For example, managers should keep normal working hours and take breaks. And working excessively long hours should not be seen as proof of dedication or loyalty to the company. A study by the World Health Organisation found that the risk of stroke and death from heart disease increased by 35% and 17%, respectively, when people work more than 55 hours a week. So, it’s safe to assume that the long-hours culture will be equally bad for our mental health.

And while we’re on the subject of working hours, why not allow staff to do hybrid working and to have flexible working hours? This helps to improve work/life balance, which is vital for promoting and maintaining good mental health. It also positively impacts the company’s ability to be resilient and return to productivity quickly.

Because work is a social activity, positive relationships are essential for creating an atmosphere that promotes mental wellbeing. So, in general, managers and leaders should be approachable and available to talk to their team members or employees.

Of course, empathy and emotional intelligence can’t be turned on at the flick of a switch, but showing an interest in your co-workers is a step in the right direction. Awareness-raising courses and practice can undoubtedly improve these so-called ‘soft’ skills.

And how can employees improve mental health at work?

Because good physical and mental health are so closely linked, it’s no surprise that paying attention to the first will have a positive effect on the second.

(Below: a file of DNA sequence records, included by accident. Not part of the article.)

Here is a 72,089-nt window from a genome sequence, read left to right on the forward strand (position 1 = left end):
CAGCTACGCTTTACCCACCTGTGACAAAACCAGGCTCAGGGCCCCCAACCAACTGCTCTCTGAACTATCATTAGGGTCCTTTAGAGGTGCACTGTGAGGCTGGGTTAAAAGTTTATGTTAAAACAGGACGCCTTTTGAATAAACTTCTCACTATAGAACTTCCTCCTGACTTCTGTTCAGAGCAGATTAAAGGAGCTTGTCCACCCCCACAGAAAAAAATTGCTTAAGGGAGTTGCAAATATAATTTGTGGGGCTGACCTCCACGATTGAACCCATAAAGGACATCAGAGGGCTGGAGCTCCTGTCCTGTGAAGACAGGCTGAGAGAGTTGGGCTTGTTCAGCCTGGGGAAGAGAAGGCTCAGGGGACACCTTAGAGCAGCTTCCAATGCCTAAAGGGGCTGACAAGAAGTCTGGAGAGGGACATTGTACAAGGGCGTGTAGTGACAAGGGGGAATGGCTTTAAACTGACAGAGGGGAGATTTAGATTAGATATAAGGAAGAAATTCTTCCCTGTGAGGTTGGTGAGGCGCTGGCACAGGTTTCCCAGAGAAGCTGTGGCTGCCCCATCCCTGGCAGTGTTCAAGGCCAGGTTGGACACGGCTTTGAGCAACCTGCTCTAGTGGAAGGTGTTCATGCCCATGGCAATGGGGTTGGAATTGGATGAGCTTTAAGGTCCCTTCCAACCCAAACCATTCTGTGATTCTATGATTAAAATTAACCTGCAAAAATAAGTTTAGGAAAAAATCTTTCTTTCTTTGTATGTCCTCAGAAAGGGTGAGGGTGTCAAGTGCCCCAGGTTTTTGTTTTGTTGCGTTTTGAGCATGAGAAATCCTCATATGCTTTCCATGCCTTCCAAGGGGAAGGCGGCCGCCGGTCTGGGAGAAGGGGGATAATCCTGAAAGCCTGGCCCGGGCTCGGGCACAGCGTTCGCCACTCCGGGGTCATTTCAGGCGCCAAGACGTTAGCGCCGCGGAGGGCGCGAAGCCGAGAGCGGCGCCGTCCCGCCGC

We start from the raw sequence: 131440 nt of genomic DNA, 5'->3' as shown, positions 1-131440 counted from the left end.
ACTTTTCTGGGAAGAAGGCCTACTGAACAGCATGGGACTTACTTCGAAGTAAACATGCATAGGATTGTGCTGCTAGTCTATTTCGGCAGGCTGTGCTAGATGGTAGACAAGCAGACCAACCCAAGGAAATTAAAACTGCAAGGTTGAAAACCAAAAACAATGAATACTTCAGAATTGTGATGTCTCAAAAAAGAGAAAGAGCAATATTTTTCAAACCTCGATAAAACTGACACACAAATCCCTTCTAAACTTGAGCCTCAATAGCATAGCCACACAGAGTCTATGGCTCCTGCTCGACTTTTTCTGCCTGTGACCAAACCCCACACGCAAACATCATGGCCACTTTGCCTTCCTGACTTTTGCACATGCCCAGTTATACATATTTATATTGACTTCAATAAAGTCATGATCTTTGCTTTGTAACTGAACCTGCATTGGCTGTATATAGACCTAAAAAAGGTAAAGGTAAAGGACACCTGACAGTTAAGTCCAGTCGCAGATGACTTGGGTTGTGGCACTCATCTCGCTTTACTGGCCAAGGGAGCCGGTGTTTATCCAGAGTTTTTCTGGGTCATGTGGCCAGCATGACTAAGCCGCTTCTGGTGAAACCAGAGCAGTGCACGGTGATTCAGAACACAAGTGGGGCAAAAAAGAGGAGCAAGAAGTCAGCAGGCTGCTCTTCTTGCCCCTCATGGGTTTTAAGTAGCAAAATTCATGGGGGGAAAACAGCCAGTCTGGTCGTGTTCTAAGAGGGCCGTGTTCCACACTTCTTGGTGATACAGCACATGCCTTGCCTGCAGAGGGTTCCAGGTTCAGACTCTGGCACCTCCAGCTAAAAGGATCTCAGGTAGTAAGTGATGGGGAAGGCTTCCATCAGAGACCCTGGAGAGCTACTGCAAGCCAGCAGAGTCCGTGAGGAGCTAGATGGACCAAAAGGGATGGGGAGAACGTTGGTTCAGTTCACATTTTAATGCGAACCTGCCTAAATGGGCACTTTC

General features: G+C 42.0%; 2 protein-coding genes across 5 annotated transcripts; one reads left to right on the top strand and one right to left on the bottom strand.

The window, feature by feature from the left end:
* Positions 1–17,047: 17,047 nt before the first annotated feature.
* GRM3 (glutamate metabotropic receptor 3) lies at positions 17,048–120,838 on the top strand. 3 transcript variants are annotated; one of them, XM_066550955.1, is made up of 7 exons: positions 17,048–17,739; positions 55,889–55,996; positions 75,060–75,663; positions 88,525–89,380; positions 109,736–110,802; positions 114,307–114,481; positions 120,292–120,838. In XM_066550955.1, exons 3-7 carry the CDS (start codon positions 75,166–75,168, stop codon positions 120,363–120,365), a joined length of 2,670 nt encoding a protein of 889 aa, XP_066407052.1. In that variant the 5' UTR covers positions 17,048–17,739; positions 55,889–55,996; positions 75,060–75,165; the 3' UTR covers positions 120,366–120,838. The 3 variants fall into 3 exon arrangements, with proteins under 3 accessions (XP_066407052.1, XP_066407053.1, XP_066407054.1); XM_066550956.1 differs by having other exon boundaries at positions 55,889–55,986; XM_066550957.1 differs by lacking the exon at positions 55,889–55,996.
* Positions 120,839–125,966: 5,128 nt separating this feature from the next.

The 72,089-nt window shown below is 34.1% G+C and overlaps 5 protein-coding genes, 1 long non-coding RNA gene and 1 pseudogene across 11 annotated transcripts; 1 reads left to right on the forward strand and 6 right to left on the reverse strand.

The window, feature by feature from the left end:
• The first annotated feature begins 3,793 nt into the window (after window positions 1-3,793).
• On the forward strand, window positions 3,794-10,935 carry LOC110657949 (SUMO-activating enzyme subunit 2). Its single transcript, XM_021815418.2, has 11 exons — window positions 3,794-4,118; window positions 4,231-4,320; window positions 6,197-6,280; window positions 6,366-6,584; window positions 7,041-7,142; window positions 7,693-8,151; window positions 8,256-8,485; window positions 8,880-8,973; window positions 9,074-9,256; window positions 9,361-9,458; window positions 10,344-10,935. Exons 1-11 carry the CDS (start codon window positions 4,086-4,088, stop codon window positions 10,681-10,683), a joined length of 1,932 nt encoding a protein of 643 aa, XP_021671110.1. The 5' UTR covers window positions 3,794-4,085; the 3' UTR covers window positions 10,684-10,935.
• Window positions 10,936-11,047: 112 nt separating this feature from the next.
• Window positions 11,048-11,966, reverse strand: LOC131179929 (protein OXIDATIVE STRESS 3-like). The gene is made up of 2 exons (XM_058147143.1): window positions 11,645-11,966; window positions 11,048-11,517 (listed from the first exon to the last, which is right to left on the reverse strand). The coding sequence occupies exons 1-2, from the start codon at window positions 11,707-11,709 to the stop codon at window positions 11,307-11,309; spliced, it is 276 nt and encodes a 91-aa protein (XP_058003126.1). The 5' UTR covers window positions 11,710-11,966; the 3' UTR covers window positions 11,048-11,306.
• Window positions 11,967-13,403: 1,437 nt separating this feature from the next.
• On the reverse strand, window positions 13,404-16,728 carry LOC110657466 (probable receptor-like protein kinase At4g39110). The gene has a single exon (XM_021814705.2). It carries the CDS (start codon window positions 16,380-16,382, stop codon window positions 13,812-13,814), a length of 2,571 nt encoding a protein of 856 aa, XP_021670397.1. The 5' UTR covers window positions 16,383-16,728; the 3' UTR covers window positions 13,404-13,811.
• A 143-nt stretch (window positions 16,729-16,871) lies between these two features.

Physical activity is essential. It’s good for body and soul because it releases ‘happy hormones’ or endorphins. But you don’t have to run a marathon. Instead, just getting outside for a 20-minute walk each day will make a difference.

To support more physical activity, it helps to also think about what you eat. It’s not about going on a special diet; it’s much better to make small changes that you can easily live with. For example, you can really boost your health by trying to reduce the amount of added refined sugar in your diet. And eating a protein-rich breakfast is a great way to start the day, if at all possible.

If you want to know more about self-care like this, you can find lots more tips on our blog here.

When you’re at work, you should make sure that you take all the breaks that you are entitled to in your working day. Lunchtime is perfect for getting that walk in the fresh air, giving you a break from work and some physical exercise.

If that’s not possible, even just switching off from the job for a short time can be both relaxing and refreshing. So why not read something not connected to work, or listen to a favourite podcast?

There’s lots more advice about how to improve mental health at work on our website. And you can find out how we can do more for your company.

How can SupportRoom help my company?

Here, at SupportRoom, we offer employee therapy for small to medium businesses. Our platform allows employees to receive therapy-on-demand from a  dedicated, qualified therapist.

Our SME Employee Support platform is designed to give insightful data that allows your employees to track their progress and monitor their own mental and physical health.

Book a free demo here.